Math underpins everything in the cosmos, including us, yet too few of us understand this universal language well enough to revel in its wisdom, its beauty and#8212; and its joy. This deeply enlightening, vastly entertaining volume translates math in a way that is at once intelligible and thrilling. Each trenchant chapter of The Joy ofand#160;x offers an and#8220;aha!and#8221; moment, starting with why numbers are so helpful, and progressing through the wondrous truths implicit in and#960;, the Pythagorean theorem, irrational numbers, fat tails, even the rigors and surprising charms of calculus. Showing why he has won awards as a professor at Cornell and garnered extensive praise for his articles about math for the New York Times, Strogatz presumes of his readers only curiosity and common sense. And he rewards them with clear, ingenious, and often funny explanations of the most vital and exciting principles of his discipline.
Whether you aced integral calculus or arenand#8217;t sure what an integer is, youand#8217;ll find profound wisdom and persistent delight in The Joy of x.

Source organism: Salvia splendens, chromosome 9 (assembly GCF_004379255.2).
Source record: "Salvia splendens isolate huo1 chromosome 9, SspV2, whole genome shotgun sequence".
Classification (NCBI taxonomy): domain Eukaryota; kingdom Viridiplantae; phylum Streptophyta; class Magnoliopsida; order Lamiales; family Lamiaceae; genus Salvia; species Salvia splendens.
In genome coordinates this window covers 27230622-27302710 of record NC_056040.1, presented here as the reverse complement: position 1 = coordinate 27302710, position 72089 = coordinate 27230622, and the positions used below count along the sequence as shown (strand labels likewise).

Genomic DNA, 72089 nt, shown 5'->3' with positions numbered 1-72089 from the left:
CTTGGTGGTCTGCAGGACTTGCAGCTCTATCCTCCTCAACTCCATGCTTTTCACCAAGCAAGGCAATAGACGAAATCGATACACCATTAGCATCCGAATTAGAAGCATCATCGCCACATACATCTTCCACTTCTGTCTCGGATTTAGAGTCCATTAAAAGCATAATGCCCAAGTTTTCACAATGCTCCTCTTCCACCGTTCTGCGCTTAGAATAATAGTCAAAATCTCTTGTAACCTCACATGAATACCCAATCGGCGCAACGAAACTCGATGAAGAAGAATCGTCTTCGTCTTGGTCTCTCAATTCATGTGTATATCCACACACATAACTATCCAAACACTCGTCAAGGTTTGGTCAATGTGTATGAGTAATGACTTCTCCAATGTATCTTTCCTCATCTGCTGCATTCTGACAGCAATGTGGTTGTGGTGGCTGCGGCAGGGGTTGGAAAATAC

"Delightful . . . easily digestible chapters include plenty of helpful examples and illustrations. You'll never forget the Pythagorean theorem again!"and#8212;Scientific American
Many people take math in high school and promptly forget much of it. But math plays a part in all of our lives all of the time, whether we know it or not. In The Joy of x, Steven Strogatz expands on his hit New York Times series to explain the big ideas of math gently and clearly, with wit, insight, and brilliant illustrations.
Whether he is illuminating how often you should flip your mattress to get the maximum lifespan from it, explaining just how Google searches the internet, or determining how many people you should date before settling down, Strogatz shows how math connects to every aspect of life. Discussing pop culture, medicine, law, philosophy, art, and business, Strogatz is the math teacher you wish youand#8217;d had. Whether you aced integral calculus or arenand#8217;t sure what an integer is, youand#8217;ll find profound wisdom and persistent delight in The Joy of x.
An account of child genius Taylor Wilsonand#8217;s successful quest to build his own nuclear reactor at the age of fourteen, and an exploration of how gifted children can be nurtured to do extraordinary things.